From that point onwards, the story goes ahead in series of the narrator’s reminisces, colliding in and out of one another.

At each point when an old acquaint comes into the pub, Marechera’s narrator takes us back to his old days with him or her, but always comes back to the present.

This demonstrates Marechera’s very close experience with modernist literature especially with the writings of T.S. Eliot, Virginia Woolf, Kafka and others, who felt that only a disjointed style would best describe a disjointed experience.

Throughout the novella, we observe that the nameless narrator is a vulnerable individual.

At home he is a victim of the violence of the father, mother, brother and others.

He is also morally assaulted by the township experiences for example his observation with other children of the man who rapes his wife openly and in broad daylight.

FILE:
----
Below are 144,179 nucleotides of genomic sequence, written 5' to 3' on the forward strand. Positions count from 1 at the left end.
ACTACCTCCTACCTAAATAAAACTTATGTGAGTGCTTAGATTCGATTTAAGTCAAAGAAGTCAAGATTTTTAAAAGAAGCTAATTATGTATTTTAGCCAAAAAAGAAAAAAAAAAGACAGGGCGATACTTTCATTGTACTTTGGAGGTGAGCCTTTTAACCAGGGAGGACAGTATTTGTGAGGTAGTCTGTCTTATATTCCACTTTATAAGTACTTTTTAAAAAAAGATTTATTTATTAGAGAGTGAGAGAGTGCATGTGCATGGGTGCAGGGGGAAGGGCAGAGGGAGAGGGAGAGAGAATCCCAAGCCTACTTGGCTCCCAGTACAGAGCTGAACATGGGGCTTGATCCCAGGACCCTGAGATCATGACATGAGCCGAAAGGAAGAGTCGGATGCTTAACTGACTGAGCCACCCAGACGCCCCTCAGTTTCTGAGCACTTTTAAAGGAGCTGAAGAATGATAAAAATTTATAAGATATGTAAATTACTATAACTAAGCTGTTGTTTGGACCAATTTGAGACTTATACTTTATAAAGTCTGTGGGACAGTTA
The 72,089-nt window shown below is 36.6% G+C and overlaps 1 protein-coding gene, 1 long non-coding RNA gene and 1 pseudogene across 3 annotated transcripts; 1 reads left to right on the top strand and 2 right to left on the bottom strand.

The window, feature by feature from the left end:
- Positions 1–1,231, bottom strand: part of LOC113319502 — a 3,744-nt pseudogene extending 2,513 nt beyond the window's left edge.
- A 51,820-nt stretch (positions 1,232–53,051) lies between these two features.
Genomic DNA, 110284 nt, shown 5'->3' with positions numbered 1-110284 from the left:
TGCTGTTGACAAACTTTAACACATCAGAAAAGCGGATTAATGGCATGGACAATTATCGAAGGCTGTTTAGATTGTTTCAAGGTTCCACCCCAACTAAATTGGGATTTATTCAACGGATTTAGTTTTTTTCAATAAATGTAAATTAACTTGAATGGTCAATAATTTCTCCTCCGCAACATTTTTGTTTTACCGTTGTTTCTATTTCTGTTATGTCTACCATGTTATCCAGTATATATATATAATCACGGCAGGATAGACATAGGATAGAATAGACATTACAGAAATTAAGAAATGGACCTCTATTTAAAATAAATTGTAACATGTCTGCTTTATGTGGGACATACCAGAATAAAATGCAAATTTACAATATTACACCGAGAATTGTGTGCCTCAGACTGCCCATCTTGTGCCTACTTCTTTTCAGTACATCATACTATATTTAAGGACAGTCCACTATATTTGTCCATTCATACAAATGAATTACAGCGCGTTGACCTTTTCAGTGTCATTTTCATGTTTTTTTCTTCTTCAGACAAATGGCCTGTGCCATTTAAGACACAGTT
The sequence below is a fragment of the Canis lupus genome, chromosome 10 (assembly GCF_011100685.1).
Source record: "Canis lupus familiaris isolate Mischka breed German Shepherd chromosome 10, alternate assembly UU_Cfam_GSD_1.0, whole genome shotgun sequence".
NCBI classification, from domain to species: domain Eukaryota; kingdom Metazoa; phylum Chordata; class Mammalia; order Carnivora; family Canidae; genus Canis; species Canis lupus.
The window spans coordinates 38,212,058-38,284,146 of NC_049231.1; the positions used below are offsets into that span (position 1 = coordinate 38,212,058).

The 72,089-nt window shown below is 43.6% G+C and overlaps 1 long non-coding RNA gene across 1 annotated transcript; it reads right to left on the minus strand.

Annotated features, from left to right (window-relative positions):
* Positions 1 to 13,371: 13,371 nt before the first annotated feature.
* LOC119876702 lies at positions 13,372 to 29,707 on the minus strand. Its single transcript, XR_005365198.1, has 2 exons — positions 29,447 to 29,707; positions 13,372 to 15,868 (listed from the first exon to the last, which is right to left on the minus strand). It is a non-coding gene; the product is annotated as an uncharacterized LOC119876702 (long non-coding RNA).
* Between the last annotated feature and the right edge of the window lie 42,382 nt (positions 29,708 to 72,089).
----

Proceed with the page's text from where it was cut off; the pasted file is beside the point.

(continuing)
The narrator’s response to this violent society is to write. He tries to respond creatively and his first short story is about the prostitute with the drip.

The prostitute is, for the author,a symbol of Rhodesia.

Difficult texts make some people give up on a story.

When I first read Soyinka’s novel, Season of Anomy, I actually could read and comprehend the simple words but I felt the ennui or boredom underlying the text.

Its essentially a feeling of detachment from the surrounding society and its mores, often due to living in a period and or place where things are stagnating, often coupled with a general boredom with everything and everybody.

The ennui in that novel was so overpowering that I almost dropped the book.

I could only continue when a colleague told me that the novel was written in such a way that the reader should feel the anomy in the society itself and that this was actually deliberate on the part of the author and not an artistic fault! Ah, the difficult texts of literature!

Memory Chirere